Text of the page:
The demand for traditional Asian medicine has forced moon bears into environments of mass suffering for years in bear bile farms around China. These bears endure constant confinement in metal cages – some so small that they can barely stand up or turn around.

A number of bears are poached from their wild homes to become bile bears, spending the rest of their lives having bile painfully extracted from their bodies without anesthesia. It’s estimated that 10,000 bears are currently held captive in bile farms across China.

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Leading bear advocacy nonprofit, Animals Asia, is trying to change the fate of these bears through education, outreach, and rescue work. The organization is currently at work on a historic rescue of 130 bile bears which is set to be one of the largest bear rescues in the world.

 

The rescue effort is just one amazing part of a larger plan. In addition to rescuing these 130 bears from suffering, Animals Asia is working with a bear bile farm owner to covert his facility in Nanning, China, into a sanctuary – a place where previously abused bears can finally live out their lives in peace.

After seeing a decline in profitability and popularity, Yan Shaohong, general manager of Flower World, which ran the Nanning bear farm, decided it was time to stop the practice and halted extractions in 2011. However, the bears at the farm have remained confined without proper care or veterinary attention.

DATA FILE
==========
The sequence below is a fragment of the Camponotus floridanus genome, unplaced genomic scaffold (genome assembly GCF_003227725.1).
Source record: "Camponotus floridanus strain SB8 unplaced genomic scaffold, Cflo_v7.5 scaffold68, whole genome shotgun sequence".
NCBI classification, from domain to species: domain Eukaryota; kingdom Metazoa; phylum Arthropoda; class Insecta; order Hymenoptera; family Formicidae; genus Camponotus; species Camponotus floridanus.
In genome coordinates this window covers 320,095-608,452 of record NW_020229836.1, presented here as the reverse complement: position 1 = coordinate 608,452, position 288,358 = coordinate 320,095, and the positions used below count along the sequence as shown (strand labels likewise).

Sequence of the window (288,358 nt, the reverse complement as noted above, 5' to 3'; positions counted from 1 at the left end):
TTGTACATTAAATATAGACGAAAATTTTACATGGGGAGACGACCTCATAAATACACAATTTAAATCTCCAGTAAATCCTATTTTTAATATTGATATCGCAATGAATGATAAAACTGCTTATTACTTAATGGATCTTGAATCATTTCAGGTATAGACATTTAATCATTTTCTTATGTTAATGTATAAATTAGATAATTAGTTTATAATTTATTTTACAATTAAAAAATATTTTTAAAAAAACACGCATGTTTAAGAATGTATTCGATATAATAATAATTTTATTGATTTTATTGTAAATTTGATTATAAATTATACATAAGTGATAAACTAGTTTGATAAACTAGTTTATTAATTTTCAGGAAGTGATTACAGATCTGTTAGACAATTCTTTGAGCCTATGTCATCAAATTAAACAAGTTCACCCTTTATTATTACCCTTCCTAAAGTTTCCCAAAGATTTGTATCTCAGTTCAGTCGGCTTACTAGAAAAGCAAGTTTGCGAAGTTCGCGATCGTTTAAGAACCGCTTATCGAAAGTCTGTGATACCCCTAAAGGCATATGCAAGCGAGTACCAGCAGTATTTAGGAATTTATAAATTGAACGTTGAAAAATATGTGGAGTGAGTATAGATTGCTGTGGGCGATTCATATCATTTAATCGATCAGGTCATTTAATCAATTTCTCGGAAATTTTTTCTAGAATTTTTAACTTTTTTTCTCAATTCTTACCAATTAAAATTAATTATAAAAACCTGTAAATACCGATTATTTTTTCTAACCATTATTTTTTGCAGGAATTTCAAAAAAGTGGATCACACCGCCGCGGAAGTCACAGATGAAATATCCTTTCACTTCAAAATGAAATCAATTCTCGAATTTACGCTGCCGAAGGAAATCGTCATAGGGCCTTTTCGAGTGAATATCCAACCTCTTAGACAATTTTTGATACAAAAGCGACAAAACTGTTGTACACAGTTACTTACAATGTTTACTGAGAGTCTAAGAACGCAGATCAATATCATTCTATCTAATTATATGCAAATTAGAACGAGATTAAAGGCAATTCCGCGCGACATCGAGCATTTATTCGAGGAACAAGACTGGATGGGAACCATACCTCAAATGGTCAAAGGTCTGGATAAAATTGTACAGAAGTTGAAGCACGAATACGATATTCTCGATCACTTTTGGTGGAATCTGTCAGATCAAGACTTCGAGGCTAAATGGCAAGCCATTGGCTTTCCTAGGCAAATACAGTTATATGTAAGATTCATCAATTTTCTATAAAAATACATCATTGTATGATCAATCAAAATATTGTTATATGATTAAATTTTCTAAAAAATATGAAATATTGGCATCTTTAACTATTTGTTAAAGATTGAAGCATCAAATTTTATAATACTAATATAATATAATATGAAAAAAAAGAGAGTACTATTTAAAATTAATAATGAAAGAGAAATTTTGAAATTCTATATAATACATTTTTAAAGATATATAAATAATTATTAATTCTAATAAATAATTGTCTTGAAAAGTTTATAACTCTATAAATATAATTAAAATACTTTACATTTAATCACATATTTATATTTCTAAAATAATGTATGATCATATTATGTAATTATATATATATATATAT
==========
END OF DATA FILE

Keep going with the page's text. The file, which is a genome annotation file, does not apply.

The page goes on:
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Animals Asia
 

Not wanting to continue the cruel practice of bear bile extraction, Shaohong opted to contact Animals Asia to help him with moving his bears into a brighter, more humane future.

“China has long been outraged by this cruel practice and our statistics show 87 percent of Chinese are against bear bile farming. This negotiation is a result of years of growing awareness and increased opposition, with the bear farmer showing the moral integrity to do the right thing. We believe it can be the start of a wider conversation, with all parties represented, with the aim of finally ending bear bile farming in China,” said Jill Robinson, Animals Asia founder and CEO.

 
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The two year farm-to-sanctuary conversion process has now begun and Animals Asia is raising funds to make it a fully realized option for all 130 bears. It will take about $5 million U.S. dollars to cover conversion costs and bear care for the first three years.

Animals Asia
 
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To get involved with this amazing transformation and rescue effort, please visit Animals Asia’s Piece by Piece website for additional information and donation opportunities.

Lead image source: Animals Asia